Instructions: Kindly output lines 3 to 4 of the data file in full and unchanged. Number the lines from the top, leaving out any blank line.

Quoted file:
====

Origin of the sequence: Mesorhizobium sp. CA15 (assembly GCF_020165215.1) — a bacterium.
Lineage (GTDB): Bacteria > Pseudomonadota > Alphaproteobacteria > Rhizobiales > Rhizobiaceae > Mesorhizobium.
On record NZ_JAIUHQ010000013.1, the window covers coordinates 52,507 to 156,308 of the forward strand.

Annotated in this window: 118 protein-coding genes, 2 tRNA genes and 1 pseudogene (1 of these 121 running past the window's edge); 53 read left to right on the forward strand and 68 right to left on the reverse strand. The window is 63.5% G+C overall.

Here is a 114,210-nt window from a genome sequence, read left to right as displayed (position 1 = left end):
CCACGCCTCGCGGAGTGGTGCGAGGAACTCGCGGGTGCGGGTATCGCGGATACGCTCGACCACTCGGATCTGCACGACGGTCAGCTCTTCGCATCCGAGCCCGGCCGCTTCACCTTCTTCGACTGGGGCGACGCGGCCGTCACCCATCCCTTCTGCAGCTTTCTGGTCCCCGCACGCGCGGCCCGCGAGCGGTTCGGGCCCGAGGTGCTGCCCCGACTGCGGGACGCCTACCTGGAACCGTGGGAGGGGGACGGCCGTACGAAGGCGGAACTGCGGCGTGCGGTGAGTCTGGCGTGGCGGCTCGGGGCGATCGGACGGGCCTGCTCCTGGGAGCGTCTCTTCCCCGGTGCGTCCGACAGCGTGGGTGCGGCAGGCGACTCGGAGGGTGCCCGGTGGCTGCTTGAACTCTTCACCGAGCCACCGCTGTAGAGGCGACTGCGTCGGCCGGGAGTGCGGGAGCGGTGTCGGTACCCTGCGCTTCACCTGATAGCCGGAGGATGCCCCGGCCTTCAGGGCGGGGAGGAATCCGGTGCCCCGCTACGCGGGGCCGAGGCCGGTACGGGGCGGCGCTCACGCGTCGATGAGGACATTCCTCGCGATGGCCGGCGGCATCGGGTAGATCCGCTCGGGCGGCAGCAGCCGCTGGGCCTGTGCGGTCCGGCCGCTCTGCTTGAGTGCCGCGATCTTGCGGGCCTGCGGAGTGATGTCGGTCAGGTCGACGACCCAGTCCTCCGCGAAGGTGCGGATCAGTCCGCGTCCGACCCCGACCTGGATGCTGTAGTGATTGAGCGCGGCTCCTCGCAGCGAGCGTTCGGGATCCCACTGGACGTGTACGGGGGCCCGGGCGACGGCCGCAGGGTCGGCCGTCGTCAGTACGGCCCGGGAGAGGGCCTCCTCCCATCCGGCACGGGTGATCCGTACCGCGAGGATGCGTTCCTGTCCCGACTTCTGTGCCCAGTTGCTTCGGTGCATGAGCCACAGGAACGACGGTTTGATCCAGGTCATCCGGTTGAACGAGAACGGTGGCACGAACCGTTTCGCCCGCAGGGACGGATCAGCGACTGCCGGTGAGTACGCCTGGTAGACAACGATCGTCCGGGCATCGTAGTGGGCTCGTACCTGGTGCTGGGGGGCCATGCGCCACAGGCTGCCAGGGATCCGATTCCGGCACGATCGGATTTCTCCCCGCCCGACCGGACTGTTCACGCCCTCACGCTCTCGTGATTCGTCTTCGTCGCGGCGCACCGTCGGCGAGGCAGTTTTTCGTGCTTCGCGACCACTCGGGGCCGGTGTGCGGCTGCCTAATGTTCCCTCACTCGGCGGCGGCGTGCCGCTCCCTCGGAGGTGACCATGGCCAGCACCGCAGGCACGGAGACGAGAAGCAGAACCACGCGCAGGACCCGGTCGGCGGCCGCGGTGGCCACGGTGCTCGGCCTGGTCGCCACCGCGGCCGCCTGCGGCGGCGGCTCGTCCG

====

On record NZ_JAIUHQ010000013.1, the window covers coordinates 52,507 to 156,308 of the forward strand.

Annotated in this window: 118 protein-coding genes, 2 tRNA genes and 1 pseudogene (1 of these 121 running past the window's edge); 53 read left to right on the forward strand and 68 right to left on the reverse strand. The window is 63.5% G+C overall.